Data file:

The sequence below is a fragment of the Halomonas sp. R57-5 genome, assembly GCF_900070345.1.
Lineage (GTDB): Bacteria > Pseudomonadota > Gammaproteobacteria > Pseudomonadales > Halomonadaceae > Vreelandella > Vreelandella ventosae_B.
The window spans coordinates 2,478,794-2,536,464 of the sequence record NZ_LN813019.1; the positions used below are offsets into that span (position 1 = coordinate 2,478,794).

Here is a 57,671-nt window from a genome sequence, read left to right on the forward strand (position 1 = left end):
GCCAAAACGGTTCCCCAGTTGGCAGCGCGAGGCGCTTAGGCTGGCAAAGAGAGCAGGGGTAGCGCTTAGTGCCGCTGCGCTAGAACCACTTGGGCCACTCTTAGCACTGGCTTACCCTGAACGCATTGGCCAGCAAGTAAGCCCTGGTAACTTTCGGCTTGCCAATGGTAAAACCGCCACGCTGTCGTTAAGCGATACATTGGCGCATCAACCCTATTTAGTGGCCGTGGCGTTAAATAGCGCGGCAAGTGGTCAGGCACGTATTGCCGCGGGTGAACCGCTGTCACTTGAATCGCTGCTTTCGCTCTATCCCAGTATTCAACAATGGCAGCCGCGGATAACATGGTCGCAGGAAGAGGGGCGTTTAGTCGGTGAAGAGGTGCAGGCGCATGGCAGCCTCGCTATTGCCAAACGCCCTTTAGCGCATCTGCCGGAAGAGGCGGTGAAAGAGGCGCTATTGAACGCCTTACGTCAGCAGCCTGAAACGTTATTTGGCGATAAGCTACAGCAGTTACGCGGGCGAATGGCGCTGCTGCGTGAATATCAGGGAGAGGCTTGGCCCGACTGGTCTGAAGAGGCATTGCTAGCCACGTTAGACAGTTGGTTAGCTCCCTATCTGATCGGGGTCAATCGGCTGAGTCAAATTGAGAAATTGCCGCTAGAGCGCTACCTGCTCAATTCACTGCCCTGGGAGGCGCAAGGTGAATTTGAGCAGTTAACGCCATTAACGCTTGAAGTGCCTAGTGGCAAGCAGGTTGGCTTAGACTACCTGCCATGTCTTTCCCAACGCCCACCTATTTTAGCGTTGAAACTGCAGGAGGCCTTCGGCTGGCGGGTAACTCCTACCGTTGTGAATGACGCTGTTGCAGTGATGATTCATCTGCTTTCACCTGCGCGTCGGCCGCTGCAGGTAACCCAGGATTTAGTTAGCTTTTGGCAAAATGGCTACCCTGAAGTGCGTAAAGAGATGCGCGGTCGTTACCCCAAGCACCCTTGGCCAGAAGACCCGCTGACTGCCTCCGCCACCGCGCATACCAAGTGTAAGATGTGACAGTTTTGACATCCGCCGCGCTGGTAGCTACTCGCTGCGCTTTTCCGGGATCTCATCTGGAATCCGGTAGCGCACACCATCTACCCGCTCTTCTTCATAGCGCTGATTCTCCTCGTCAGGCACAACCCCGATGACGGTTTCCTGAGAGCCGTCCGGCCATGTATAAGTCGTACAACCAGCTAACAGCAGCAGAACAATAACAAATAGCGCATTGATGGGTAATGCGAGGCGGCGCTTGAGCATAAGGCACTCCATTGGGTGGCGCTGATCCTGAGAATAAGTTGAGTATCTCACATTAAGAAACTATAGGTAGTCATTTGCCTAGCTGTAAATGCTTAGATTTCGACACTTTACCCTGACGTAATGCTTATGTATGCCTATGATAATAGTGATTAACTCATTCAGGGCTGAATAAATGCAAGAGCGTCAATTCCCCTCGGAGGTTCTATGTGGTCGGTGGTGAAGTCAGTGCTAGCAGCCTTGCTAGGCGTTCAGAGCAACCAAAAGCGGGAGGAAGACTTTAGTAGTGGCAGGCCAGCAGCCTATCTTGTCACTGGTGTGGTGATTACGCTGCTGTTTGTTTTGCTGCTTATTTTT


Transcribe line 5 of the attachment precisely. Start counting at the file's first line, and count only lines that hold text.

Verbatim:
GCCAAAACGGTTCCCCAGTTGGCAGCGCGAGGCGCTTAGGCTGGCAAAGAGAGCAGGGGTAGCGCTTAGTGCCGCTGCGCTAGAACCACTTGGGCCACTCTTAGCACTGGCTTACCCTGAACGCATTGGCCAGCAAGTAAGCCCTGGTAACTTTCGGCTTGCCAATGGTAAAACCGCCACGCTGTCGTTAAGCGATACATTGGCGCATCAACCCTATTTAGTGGCCGTGGCGTTAAATAGCGCGGCAAGTGGTCAGGCACGTATTGCCGCGGGTGAACCGCTGTCACTTGAATCGCTGCTTTCGCTCTATCCCAGTATTCAACAATGGCAGCCGCGGATAACATGGTCGCAGGAAGAGGGGCGTTTAGTCGGTGAAGAGGTGCAGGCGCATGGCAGCCTCGCTATTGCCAAACGCCCTTTAGCGCATCTGCCGGAAGAGGCGGTGAAAGAGGCGCTATTGAACGCCTTACGTCAGCAGCCTGAAACGTTATTTGGCGATAAGCTACAGCAGTTACGCGGGCGAATGGCGCTGCTGCGTGAATATCAGGGAGAGGCTTGGCCCGACTGGTCTGAAGAGGCATTGCTAGCCACGTTAGACAGTTGGTTAGCTCCCTATCTGATCGGGGTCAATCGGCTGAGTCAAATTGAGAAATTGCCGCTAGAGCGCTACCTGCTCAATTCACTGCCCTGGGAGGCGCAAGGTGAATTTGAGCAGTTAACGCCATTAACGCTTGAAGTGCCTAGTGGCAAGCAGGTTGGCTTAGACTACCTGCCATGTCTTTCCCAACGCCCACCTATTTTAGCGTTGAAACTGCAGGAGGCCTTCGGCTGGCGGGTAACTCCTACCGTTGTGAATGACGCTGTTGCAGTGATGATTCATCTGCTTTCACCTGCGCGTCGGCCGCTGCAGGTAACCCAGGATTTAGTTAGCTTTTGGCAAAATGGCTACCCTGAAGTGCGTAAAGAGATGCGCGGTCGTTACCCCAAGCACCCTTGGCCAGAAGACCCGCTGACTGCCTCCGCCACCGCGCATACCAAGTGTAAGATGTGACAGTTTTGACATCCGCCGCGCTGGTAGCTACTCGCTGCGCTTTTCCGGGATCTCATCTGGAATCCGGTAGCGCACACCATCTACCCGCTCTTCTTCATAGCGCTGATTCTCCTCGTCAGGCACAACCCCGATGACGGTTTCCTGAGAGCCGTCCGGCCATGTATAAGTCGTACAACCAGCTAACAGCAGCAGAACAATAACAAATAGCGCATTGATGGGTAATGCGAGGCGGCGCTTGAGCATAAGGCACTCCATTGGGTGGCGCTGATCCTGAGAATAAGTTGAGTATCTCACATTAAGAAACTATAGGTAGTCATTTGCCTAGCTGTAAATGCTTAGATTTCGACACTTTACCCTGACGTAATGCTTATGTATGCCTATGATAATAGTGATTAACTCATTCAGGGCTGAATAAATGCAAGAGCGTCAATTCCCCTCGGAGGTTCTATGTGGTCGGTGGTGAAGTCAGTGCTAGCAGCCTTGCTAGGCGTTCAGAGCAACCAAAAGCGGGAGGAAGACTTTAGTAGTGGCAGGCCAGCAGCCTATCTTGTCACTGGTGTGGTGATTACGCTGCTGTTTGTTTTGCTGCTTATTTTT